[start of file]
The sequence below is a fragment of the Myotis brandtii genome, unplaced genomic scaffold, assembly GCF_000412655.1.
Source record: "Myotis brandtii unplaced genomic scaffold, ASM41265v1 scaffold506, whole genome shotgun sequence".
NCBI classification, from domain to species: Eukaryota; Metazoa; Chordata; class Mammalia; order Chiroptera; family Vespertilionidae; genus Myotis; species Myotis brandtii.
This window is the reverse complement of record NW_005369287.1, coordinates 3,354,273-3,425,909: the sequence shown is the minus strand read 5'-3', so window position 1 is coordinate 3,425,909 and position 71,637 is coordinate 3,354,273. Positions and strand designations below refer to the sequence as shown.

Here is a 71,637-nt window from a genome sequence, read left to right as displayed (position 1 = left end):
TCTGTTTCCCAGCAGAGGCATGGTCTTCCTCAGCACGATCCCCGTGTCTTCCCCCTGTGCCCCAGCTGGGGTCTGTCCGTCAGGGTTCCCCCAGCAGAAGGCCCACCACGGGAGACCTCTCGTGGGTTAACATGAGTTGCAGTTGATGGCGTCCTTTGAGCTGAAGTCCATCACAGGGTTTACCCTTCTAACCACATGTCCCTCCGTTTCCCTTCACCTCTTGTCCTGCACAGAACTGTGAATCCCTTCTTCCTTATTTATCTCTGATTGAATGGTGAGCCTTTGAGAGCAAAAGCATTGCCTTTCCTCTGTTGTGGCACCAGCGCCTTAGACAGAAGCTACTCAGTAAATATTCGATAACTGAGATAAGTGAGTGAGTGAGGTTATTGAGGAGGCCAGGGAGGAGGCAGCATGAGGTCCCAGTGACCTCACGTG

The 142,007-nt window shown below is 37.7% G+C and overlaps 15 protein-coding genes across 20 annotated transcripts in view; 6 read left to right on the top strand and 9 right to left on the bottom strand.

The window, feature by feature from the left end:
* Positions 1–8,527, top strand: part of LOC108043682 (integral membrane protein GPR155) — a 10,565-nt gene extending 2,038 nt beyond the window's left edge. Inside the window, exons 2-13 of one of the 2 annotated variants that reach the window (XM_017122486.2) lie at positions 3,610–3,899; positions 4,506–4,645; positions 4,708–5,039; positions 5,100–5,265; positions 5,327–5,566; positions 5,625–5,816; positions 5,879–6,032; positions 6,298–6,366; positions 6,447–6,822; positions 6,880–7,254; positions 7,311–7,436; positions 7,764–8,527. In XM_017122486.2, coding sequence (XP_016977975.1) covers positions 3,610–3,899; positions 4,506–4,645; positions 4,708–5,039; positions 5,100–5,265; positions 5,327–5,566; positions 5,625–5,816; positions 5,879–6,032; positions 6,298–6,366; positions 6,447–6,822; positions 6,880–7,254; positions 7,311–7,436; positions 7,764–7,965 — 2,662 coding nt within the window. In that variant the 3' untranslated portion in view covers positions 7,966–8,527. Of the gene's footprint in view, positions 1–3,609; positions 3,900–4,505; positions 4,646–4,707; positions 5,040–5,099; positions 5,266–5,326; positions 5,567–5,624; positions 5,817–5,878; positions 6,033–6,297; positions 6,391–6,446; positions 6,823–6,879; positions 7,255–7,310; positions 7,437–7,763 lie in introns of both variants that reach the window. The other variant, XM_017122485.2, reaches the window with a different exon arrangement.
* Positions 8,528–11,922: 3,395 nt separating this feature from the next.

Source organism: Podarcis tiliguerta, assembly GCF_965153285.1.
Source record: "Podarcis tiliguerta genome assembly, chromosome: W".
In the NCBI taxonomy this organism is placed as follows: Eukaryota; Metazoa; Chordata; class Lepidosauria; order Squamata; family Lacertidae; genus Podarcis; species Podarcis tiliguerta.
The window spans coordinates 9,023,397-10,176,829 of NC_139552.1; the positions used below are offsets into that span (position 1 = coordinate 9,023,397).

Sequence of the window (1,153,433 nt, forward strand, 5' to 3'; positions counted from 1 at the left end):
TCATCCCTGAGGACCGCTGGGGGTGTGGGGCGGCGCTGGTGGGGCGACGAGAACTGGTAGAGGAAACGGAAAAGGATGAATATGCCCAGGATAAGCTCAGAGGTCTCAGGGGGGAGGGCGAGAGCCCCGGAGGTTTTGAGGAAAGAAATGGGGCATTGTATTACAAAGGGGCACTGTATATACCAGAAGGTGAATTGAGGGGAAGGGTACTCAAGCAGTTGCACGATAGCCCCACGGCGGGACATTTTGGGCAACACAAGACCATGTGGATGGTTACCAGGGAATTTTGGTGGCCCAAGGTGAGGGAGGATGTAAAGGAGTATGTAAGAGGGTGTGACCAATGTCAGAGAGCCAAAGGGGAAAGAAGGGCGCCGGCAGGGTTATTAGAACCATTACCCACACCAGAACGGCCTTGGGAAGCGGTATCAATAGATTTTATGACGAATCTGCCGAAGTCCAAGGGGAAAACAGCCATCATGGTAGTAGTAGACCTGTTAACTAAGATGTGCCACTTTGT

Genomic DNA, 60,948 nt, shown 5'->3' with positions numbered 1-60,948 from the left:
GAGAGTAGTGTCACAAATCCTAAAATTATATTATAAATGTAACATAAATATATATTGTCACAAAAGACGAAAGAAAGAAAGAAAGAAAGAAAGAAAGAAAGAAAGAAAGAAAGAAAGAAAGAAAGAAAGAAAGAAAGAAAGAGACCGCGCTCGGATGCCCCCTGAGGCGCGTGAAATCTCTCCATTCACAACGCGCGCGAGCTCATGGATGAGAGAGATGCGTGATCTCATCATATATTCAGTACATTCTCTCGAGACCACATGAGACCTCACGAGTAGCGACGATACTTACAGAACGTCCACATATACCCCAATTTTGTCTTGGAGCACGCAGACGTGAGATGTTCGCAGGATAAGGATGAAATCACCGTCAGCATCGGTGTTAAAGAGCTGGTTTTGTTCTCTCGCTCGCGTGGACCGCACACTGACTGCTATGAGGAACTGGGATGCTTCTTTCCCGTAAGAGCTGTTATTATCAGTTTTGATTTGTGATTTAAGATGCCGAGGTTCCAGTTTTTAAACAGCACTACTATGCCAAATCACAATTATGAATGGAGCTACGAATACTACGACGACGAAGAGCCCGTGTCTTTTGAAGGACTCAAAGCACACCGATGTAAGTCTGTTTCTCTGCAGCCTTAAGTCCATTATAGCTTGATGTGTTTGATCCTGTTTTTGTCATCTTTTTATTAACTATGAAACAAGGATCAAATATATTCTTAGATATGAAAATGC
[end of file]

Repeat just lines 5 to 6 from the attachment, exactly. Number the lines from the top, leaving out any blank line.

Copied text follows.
Here is a 71,637-nt window from a genome sequence, read left to right as displayed (position 1 = left end):
TCTGTTTCCCAGCAGAGGCATGGTCTTCCTCAGCACGATCCCCGTGTCTTCCCCCTGTGCCCCAGCTGGGGTCTGTCCGTCAGGGTTCCCCCAGCAGAAGGCCCACCACGGGAGACCTCTCGTGGGTTAACATGAGTTGCAGTTGATGGCGTCCTTTGAGCTGAAGTCCATCACAGGGTTTACCCTTCTAACCACATGTCCCTCCGTTTCCCTTCACCTCTTGTCCTGCACAGAACTGTGAATCCCTTCTTCCTTATTTATCTCTGATTGAATGGTGAGCCTTTGAGAGCAAAAGCATTGCCTTTCCTCTGTTGTGGCACCAGCGCCTTAGACAGAAGCTACTCAGTAAATATTCGATAACTGAGATAAGTGAGTGAGTGAGGTTATTGAGGAGGCCAGGGAGGAGGCAGCATGAGGTCCCAGTGACCTCACGTG